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TV REVIEW : Breathing New Life Into Strauss' 'Arabella'

November 01, 1995|MARTIN BERNHEIMER | TIMES MUSIC CRITIC

Richard Strauss' "Arabella"-- which PBS will telecast tonight in a "live" Metropolitan Opera production taped last November--has always languished, to a degree, in the shade of "Der Rosenkavalier."

The reasons are as obvious as they are superficial. Both operas have literate, semi-comic texts by Hugo von Hofmannsthal. Both take place in historic Vienna (though a century apart). Both focus on amorous introspection and silly intrigue. Both offer delicate portraits of a heroine notable for her sensitivity and wisdom, and both require another soprano to spend most of the evening wearing pants.

But "Arabella" had its premiere in 1933--22 years after the triumph of "Rosenkavalier." Although determinedly lighthearted, the later opus emerged from a Europe troubled by immediate wars, one finished and another looming. Hofmannsthal, who died in 1929, had been unable to polish more than a third of the rough-draft narrative, which manages to culminate in a bizarre encounter between the wrong lovers in a darkened (offstage) bedroom.

"Arabella" has its problems, to be sure. It suffers certain longueurs and it sometimes demands the suspension of disbelief beyond the norm. Yet it also has its emphatic charms.

And, without doubt, it contains some of the most glorious music Strauss ever wrote: the ethereal duet for Arabella and Zdenka, her faux brother; the heroine's introspective monologue at the end of the first act; the instant love duet for Arabella and her noble-rustic suitor, Mandryka; and, perhaps most notable and most typical of the Strauss-Hofmannsthal collaboration, the final reconciliation scene on the stairs.

Ultimately, the success of this opera depends on the singing-actress cast in the title role. She must be beautiful yet mysterious, warm yet aloof, mature yet unspoiled. Her dauntless quest for "der Richtige"--the right man--must be predicated on credible idealism rather than pre-feminist idolatry. She must be responsive to the niceties of the text, and she must sing with a shimmering spinto that can plumb the depths one moment, soar to the heights the next and sustain long, arching phrases with elegant ease in the process.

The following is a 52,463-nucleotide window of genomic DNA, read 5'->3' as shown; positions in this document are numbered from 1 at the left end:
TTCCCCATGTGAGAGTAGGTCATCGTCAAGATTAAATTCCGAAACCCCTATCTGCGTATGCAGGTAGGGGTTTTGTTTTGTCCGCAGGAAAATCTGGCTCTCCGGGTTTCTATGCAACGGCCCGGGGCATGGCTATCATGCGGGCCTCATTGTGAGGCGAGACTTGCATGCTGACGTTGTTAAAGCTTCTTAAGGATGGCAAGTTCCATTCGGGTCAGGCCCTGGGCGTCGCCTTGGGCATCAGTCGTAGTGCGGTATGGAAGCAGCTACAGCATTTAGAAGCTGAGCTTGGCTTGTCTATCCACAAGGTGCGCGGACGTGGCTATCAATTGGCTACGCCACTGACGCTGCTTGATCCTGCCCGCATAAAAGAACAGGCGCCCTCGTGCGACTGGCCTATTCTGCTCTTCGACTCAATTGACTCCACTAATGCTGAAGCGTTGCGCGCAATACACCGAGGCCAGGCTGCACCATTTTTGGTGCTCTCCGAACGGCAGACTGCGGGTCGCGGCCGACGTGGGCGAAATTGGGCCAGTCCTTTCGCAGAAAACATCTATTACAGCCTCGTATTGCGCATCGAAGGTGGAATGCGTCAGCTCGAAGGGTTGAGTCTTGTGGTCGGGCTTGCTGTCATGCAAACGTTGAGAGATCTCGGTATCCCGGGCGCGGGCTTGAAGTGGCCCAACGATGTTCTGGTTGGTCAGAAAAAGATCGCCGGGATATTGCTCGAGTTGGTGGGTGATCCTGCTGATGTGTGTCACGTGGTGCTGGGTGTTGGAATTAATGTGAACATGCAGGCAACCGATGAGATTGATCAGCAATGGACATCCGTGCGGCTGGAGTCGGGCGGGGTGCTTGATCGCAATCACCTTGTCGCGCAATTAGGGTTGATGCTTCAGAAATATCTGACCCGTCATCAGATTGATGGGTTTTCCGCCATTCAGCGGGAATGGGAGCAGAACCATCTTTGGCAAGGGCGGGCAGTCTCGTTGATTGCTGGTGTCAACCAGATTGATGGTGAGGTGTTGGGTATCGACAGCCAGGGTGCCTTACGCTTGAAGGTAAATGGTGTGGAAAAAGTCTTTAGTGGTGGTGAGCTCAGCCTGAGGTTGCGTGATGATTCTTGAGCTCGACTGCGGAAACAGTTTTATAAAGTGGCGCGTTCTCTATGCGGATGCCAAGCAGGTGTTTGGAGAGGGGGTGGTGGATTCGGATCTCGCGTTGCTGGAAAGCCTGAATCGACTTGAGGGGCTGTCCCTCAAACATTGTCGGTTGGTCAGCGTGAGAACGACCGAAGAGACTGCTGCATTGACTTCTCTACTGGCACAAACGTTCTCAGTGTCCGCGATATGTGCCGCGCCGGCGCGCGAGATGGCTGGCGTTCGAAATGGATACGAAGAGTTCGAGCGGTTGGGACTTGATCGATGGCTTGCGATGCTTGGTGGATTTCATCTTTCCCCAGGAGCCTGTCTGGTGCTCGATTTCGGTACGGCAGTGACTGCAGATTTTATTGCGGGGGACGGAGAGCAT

Kiri Te Kanawa, for whom the Met staged this production, is just about perfect in the role. At 50, she may not be quite the dewy creature universally adored in San Francisco 15 years ago, but time has been very kind to her. Smiling through melancholy, she masters the opera's vicissitudes, vocal as well as theatrical, with eloquence bolstered by technical finesse. This is a lovely, perceptive, acutely involved performance. One is grateful that it has been recorded at last for posterity.

The Met has surrounded its protagonist with appreciative duet partners: Marie McLaughlin as an impetuous, limpid Zdenka, and Wolfgang Brendel as a passionate, good-natured (if somewhat light-voiced) Mandryka who doesn't flinch from the ascending lines. Helga Dernesch and Donald McIntyre (a baritone rather than the preferred basso) are sympathetically restrained yet properly crusty as Arabella's struggling parents.

David Kuebler negotiates the ungainly music of Matteo, Arabella's unhappiest suitor, with relative grace. Natalie Dessay yodels the coloratura of the "Fiakermilli," belle of the coachmen's ball, with sufficient accuracy and pizazz to mark her as a Zerbinetta worth longing for.

The lush Metropolitan Opera orchestra--a Strauss ensemble par excellence, thanks to music director James Levine--plays brilliantly here for the authoritative Christian Thielemann.

Only one disclaimer: Ultimate judgments regarding sonic quality must be tempered. The review tapes provided by PBS were distinctly low-fidelity.

The production was sensibly staged by Otto Schenk and lavishly--in dramatic context, perhaps a bit too lavishly--designed by Gunther Schneider-Siemssen (sets) and Milena Canonero (costumes). Everything looks pretty, everything looks ultra-conventional. Under the circumstances, it seems appropriate that Brian Large directed the cameras to concentrate on the singing-actors.

In this "Arabella," they have faces.

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